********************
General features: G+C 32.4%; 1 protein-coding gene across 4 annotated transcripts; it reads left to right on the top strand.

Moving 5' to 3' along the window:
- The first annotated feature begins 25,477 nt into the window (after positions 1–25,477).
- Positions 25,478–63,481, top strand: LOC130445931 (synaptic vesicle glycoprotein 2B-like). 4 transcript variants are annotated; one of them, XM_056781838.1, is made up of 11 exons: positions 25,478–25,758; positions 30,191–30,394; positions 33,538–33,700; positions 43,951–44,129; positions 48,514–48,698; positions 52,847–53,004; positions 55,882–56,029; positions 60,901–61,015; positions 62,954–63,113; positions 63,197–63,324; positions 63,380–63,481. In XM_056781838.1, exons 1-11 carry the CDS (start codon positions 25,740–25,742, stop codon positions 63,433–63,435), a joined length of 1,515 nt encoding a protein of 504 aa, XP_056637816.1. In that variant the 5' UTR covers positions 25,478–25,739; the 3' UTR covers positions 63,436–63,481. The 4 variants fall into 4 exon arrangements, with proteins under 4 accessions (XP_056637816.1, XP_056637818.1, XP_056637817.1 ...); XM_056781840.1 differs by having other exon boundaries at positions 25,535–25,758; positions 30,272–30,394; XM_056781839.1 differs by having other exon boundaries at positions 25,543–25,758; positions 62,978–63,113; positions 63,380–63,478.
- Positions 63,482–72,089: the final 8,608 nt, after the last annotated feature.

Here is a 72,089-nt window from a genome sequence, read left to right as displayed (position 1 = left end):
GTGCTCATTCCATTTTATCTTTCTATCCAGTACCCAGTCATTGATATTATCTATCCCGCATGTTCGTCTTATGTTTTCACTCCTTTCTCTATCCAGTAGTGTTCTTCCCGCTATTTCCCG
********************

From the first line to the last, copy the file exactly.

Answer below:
General features: G+C 32.4%; 1 protein-coding gene across 4 annotated transcripts; it reads left to right on the top strand.

Moving 5' to 3' along the window:
- The first annotated feature begins 25,477 nt into the window (after positions 1–25,477).
- Positions 25,478–63,481, top strand: LOC130445931 (synaptic vesicle glycoprotein 2B-like). 4 transcript variants are annotated; one of them, XM_056781838.1, is made up of 11 exons: positions 25,478–25,758; positions 30,191–30,394; positions 33,538–33,700; positions 43,951–44,129; positions 48,514–48,698; positions 52,847–53,004; positions 55,882–56,029; positions 60,901–61,015; positions 62,954–63,113; positions 63,197–63,324; positions 63,380–63,481. In XM_056781838.1, exons 1-11 carry the CDS (start codon positions 25,740–25,742, stop codon positions 63,433–63,435), a joined length of 1,515 nt encoding a protein of 504 aa, XP_056637816.1. In that variant the 5' UTR covers positions 25,478–25,739; the 3' UTR covers positions 63,436–63,481. The 4 variants fall into 4 exon arrangements, with proteins under 4 accessions (XP_056637816.1, XP_056637818.1, XP_056637817.1 ...); XM_056781840.1 differs by having other exon boundaries at positions 25,535–25,758; positions 30,272–30,394; XM_056781839.1 differs by having other exon boundaries at positions 25,543–25,758; positions 62,978–63,113; positions 63,380–63,478.
- Positions 63,482–72,089: the final 8,608 nt, after the last annotated feature.

Here is a 72,089-nt window from a genome sequence, read left to right as displayed (position 1 = left end):
GTGCTCATTCCATTTTATCTTTCTATCCAGTACCCAGTCATTGATATTATCTATCCCGCATGTTCGTCTTATGTTTTCACTCCTTTCTCTATCCAGTAGTGTTCTTCCCGCTATTTCCCG